The first step was to attend the upgrade seminar. Back then it was still a one-day course, and I came away with more questions than answers. We decided to simply jump in and get started. We first upgraded the database, which was easy. We then installed a brand new environment and I got my my first indication that we were making the right choice. We really wanted to migrate our laua security, so I called GSC and asked them whether I could do a secdump from the old environment and a secload into the new one. I asked three techs on three different occasions and was given three different answers: yes, no, and yes but with the caveat that only part of the data would come across. I quickly realized that very few of the GSC support people had experience with the new environment and I decided to call only as a last resort.

So, using a combination of Lawson utilities and good old-fashioned manual entry, we were able to clone the new environment to be a mirror copy of the old one. Next, we installed the new COBOL compiler, Server Express. Finally, it was time for the IOS install, after installing and making sure that Apache, Java, Perl, Tomcat and IE were all at the required version level. This part took the longest and tried our patience the most, but we were eventually successful.

The application upgrade took longer than expected, but was not as complicated as feared. Our first attempt took 6 days to complete, but we lost almost two full days waiting for Lawson to come up with a patch for an AM program with index problems. Within a week, we were cutting POs, AP and PR checks, and a little more than a week after that. our taxes were even correct. Actually, everything we tested was working--if not the first time, with minor corrections. It was almost scary. We contracted with various consulting firms to conduct differences training and every trainer we brought in commented on how well set up we were and how smooth the system worked. I was ecstatic.

Until we actually went live.

All our testing was performed under MSP5 and ESP5. Three days prior to starting our final upgrade, we encountered a GL issue where some drop downs would incorrectly return a "No Record Found" message. We placed a support call and were told that it was a known issue and that it was resolved in ESP6. I knew better than to change ESP level three days before going live, but I installed the service pack nonetheless. I simply didn't have time to fight with Lawson to give me the individual patch. My bad.

We found that ESP6 had two major flaws. First, it corrupted every comment (now called an "attachment") table throughout every system. Basically what happened was that, when selecting an individual comment, you would actually get all of them. Our first live PO went from a few lines to eighty-seven pages. We found that new comments worked correctly, so we recreated those comments that we use most often and moved on. To this day we are not able to use old comments, and despite Lawson's repeated claims that they would provide a fix, I have not seen nor heard from them.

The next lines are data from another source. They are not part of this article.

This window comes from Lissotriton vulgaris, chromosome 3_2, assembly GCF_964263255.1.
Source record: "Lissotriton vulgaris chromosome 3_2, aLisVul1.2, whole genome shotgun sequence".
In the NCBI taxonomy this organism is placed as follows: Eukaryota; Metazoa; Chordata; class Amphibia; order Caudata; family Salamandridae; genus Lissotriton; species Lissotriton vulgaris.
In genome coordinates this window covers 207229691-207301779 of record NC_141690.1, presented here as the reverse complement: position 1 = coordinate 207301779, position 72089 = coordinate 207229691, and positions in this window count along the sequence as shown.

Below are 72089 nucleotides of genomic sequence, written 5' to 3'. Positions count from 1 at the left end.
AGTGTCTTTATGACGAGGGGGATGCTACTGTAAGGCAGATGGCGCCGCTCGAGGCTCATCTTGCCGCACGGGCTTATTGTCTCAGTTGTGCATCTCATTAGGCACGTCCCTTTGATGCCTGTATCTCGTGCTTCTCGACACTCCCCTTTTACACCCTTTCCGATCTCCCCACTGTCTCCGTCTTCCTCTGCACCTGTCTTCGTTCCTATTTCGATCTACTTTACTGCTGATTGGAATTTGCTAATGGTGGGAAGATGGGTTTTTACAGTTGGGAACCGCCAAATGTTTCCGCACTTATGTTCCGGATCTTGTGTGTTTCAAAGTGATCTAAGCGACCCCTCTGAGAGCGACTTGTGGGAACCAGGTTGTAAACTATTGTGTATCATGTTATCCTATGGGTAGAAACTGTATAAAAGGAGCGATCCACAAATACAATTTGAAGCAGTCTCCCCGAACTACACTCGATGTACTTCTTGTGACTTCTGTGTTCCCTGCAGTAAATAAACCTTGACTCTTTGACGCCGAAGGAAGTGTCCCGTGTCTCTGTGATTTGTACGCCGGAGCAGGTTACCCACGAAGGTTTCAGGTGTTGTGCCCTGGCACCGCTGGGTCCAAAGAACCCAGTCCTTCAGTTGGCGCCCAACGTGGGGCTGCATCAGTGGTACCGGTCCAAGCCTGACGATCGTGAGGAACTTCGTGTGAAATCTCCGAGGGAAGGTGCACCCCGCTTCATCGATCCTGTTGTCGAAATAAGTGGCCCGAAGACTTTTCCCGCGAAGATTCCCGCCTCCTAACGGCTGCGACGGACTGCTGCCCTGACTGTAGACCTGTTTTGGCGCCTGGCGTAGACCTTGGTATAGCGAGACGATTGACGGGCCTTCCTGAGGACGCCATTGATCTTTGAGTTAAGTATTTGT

The second major issue was that we could not run a physical inventory. We could run cycle counts for specific bin groups or classes, but not a full inventory. I knew the problem had to be related to the new service pack, as we had tested both of those areas extensively without any issues. I reported the issue to Lawson; after almost three weeks of arguing and applying CTPs and doing EZ-View sessions, someone at the GSC finally took the time to follow my advice and perform a test with more than a handful of records. Much to their surprise they were able to recreate the issue and accepted it as a bug. A couple weeks later, we installed a patch and were able to successfully run our first physical inventory. Take away those two problems for a minute and we would have had a remarkably clean upgrade. We certainly have had our share of minor issues throughout every application since going live, but nothing remotely critical.
Looking back, I am very glad we did things the way we did. From getting a better understanding of how each system functions and how everything ties together, to being able to better support our users, to good old pride in doing something difficult, it was a very positive experience.

2. Focus: Web Services
At CUE in April, I got to meet with some folks from Lawson's technology group who are working on adding web services capabilities to Lawson.  I truly believe this will change the way you work with Lawson some time in the not-so-distant future.  [Read More...]

"We aim above the mark to hit the mark."
- Ralph Waldo Emerson

3. Reader feedback